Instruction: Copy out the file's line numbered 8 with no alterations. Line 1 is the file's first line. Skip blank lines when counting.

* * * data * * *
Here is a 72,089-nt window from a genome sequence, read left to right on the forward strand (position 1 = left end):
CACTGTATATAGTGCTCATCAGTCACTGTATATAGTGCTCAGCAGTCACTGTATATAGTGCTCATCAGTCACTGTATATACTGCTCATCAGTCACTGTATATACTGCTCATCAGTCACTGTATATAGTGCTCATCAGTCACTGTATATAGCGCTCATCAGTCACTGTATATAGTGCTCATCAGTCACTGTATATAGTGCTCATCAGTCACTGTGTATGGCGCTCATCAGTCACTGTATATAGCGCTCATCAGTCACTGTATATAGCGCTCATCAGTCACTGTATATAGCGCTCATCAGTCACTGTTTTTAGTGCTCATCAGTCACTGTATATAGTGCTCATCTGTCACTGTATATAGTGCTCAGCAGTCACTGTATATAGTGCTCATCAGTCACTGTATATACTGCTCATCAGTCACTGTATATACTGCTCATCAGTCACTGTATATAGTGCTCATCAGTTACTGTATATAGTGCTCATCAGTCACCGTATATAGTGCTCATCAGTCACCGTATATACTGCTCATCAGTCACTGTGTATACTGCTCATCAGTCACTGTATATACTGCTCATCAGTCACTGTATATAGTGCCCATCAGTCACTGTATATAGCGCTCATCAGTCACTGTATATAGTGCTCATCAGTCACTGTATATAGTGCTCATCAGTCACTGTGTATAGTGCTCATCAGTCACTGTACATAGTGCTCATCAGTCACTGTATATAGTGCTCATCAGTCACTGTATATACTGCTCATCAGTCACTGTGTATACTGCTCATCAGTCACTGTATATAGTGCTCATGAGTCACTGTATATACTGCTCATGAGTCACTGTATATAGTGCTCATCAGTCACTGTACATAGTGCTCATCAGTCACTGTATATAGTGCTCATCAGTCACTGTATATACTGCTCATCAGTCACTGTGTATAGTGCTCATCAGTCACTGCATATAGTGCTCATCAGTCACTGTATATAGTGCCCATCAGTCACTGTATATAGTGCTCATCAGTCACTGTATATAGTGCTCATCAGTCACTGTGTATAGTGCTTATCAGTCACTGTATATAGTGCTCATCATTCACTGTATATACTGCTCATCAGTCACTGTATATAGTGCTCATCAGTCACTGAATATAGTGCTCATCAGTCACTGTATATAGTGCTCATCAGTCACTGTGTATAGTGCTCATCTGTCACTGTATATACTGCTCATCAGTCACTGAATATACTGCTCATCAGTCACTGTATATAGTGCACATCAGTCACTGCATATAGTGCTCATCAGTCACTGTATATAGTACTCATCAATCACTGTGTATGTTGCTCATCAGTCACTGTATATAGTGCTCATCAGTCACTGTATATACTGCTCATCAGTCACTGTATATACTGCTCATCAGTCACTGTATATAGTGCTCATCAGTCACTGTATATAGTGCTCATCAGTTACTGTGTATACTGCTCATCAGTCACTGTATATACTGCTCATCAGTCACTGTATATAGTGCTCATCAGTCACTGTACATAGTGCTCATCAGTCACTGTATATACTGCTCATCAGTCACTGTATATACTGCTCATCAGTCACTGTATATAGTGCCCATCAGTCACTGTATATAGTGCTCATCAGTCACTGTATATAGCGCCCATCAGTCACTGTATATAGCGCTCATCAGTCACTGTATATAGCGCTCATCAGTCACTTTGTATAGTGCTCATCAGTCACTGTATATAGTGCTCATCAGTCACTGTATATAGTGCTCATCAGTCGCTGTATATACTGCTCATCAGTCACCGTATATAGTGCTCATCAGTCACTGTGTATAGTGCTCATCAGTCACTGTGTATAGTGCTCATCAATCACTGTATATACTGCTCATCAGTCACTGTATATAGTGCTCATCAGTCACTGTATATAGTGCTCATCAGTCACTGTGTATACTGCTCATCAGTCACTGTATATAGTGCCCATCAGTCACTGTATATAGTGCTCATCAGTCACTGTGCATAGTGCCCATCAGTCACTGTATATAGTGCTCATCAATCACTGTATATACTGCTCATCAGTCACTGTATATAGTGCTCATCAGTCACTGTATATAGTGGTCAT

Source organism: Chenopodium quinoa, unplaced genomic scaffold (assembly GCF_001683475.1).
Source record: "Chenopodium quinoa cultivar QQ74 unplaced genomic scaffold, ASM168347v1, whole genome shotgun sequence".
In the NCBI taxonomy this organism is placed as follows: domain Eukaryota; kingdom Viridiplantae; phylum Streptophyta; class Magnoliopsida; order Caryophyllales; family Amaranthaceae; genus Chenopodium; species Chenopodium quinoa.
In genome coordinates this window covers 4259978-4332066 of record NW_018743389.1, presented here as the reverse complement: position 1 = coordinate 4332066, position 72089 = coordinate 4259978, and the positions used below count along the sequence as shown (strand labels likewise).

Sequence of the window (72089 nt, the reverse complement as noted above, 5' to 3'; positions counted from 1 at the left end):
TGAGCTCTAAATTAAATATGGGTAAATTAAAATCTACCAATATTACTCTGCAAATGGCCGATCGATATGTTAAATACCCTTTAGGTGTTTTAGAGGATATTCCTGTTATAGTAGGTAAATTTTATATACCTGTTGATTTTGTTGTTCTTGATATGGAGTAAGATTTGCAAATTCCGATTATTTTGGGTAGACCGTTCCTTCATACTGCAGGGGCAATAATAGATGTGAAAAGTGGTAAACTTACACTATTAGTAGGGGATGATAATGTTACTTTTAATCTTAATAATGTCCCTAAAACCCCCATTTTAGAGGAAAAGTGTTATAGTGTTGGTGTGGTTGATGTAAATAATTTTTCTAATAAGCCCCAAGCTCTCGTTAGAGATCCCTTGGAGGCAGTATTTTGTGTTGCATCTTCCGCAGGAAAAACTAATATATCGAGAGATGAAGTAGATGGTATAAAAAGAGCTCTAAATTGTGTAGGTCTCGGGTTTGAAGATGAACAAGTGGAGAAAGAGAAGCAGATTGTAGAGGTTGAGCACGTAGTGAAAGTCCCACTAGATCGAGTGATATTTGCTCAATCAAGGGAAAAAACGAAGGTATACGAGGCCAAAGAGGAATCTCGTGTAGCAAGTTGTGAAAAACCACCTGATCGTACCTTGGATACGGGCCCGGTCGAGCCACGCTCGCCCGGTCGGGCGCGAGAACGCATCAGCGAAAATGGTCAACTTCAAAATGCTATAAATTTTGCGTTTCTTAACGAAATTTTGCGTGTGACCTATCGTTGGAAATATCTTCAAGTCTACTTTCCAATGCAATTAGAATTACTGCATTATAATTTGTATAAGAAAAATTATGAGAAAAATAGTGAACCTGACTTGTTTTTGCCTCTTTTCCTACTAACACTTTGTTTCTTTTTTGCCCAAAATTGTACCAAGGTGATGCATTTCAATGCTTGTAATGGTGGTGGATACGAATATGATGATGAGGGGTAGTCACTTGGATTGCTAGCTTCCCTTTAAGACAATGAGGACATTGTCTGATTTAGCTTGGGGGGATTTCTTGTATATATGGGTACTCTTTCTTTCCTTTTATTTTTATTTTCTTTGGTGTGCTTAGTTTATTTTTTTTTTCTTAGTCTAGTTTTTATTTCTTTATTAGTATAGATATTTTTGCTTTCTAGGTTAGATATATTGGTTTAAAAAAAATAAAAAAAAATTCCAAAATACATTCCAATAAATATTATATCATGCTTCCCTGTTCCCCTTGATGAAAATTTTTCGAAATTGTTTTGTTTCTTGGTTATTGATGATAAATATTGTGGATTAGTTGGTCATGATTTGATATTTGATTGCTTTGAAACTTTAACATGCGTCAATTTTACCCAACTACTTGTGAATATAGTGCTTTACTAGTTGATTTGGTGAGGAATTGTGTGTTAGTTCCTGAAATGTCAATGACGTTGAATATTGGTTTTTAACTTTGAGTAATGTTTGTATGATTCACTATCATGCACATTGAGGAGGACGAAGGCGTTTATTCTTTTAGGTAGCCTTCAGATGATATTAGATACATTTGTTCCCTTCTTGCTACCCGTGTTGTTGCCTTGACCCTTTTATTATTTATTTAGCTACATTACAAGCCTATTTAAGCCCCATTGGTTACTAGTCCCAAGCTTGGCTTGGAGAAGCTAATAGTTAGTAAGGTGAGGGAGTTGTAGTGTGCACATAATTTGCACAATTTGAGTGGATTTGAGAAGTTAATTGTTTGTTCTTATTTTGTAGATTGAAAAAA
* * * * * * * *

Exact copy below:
TGAGCTCTAAATTAAATATGGGTAAATTAAAATCTACCAATATTACTCTGCAAATGGCCGATCGATATGTTAAATACCCTTTAGGTGTTTTAGAGGATATTCCTGTTATAGTAGGTAAATTTTATATACCTGTTGATTTTGTTGTTCTTGATATGGAGTAAGATTTGCAAATTCCGATTATTTTGGGTAGACCGTTCCTTCATACTGCAGGGGCAATAATAGATGTGAAAAGTGGTAAACTTACACTATTAGTAGGGGATGATAATGTTACTTTTAATCTTAATAATGTCCCTAAAACCCCCATTTTAGAGGAAAAGTGTTATAGTGTTGGTGTGGTTGATGTAAATAATTTTTCTAATAAGCCCCAAGCTCTCGTTAGAGATCCCTTGGAGGCAGTATTTTGTGTTGCATCTTCCGCAGGAAAAACTAATATATCGAGAGATGAAGTAGATGGTATAAAAAGAGCTCTAAATTGTGTAGGTCTCGGGTTTGAAGATGAACAAGTGGAGAAAGAGAAGCAGATTGTAGAGGTTGAGCACGTAGTGAAAGTCCCACTAGATCGAGTGATATTTGCTCAATCAAGGGAAAAAACGAAGGTATACGAGGCCAAAGAGGAATCTCGTGTAGCAAGTTGTGAAAAACCACCTGATCGTACCTTGGATACGGGCCCGGTCGAGCCACGCTCGCCCGGTCGGGCGCGAGAACGCATCAGCGAAAATGGTCAACTTCAAAATGCTATAAATTTTGCGTTTCTTAACGAAATTTTGCGTGTGACCTATCGTTGGAAATATCTTCAAGTCTACTTTCCAATGCAATTAGAATTACTGCATTATAATTTGTATAAGAAAAATTATGAGAAAAATAGTGAACCTGACTTGTTTTTGCCTCTTTTCCTACTAACACTTTGTTTCTTTTTTGCCCAAAATTGTACCAAGGTGATGCATTTCAATGCTTGTAATGGTGGTGGATACGAATATGATGATGAGGGGTAGTCACTTGGATTGCTAGCTTCCCTTTAAGACAATGAGGACATTGTCTGATTTAGCTTGGGGGGATTTCTTGTATATATGGGTACTCTTTCTTTCCTTTTATTTTTATTTTCTTTGGTGTGCTTAGTTTATTTTTTTTTTCTTAGTCTAGTTTTTATTTCTTTATTAGTATAGATATTTTTGCTTTCTAGGTTAGATATATTGGTTTAAAAAAAATAAAAAAAAATTCCAAAATACATTCCAATAAATATTATATCATGCTTCCCTGTTCCCCTTGATGAAAATTTTTCGAAATTGTTTTGTTTCTTGGTTATTGATGATAAATATTGTGGATTAGTTGGTCATGATTTGATATTTGATTGCTTTGAAACTTTAACATGCGTCAATTTTACCCAACTACTTGTGAATATAGTGCTTTACTAGTTGATTTGGTGAGGAATTGTGTGTTAGTTCCTGAAATGTCAATGACGTTGAATATTGGTTTTTAACTTTGAGTAATGTTTGTATGATTCACTATCATGCACATTGAGGAGGACGAAGGCGTTTATTCTTTTAGGTAGCCTTCAGATGATATTAGATACATTTGTTCCCTTCTTGCTACCCGTGTTGTTGCCTTGACCCTTTTATTATTTATTTAGCTACATTACAAGCCTATTTAAGCCCCATTGGTTACTAGTCCCAAGCTTGGCTTGGAGAAGCTAATAGTTAGTAAGGTGAGGGAGTTGTAGTGTGCACATAATTTGCACAATTTGAGTGGATTTGAGAAGTTAATTGTTTGTTCTTATTTTGTAGATTGAAAAAA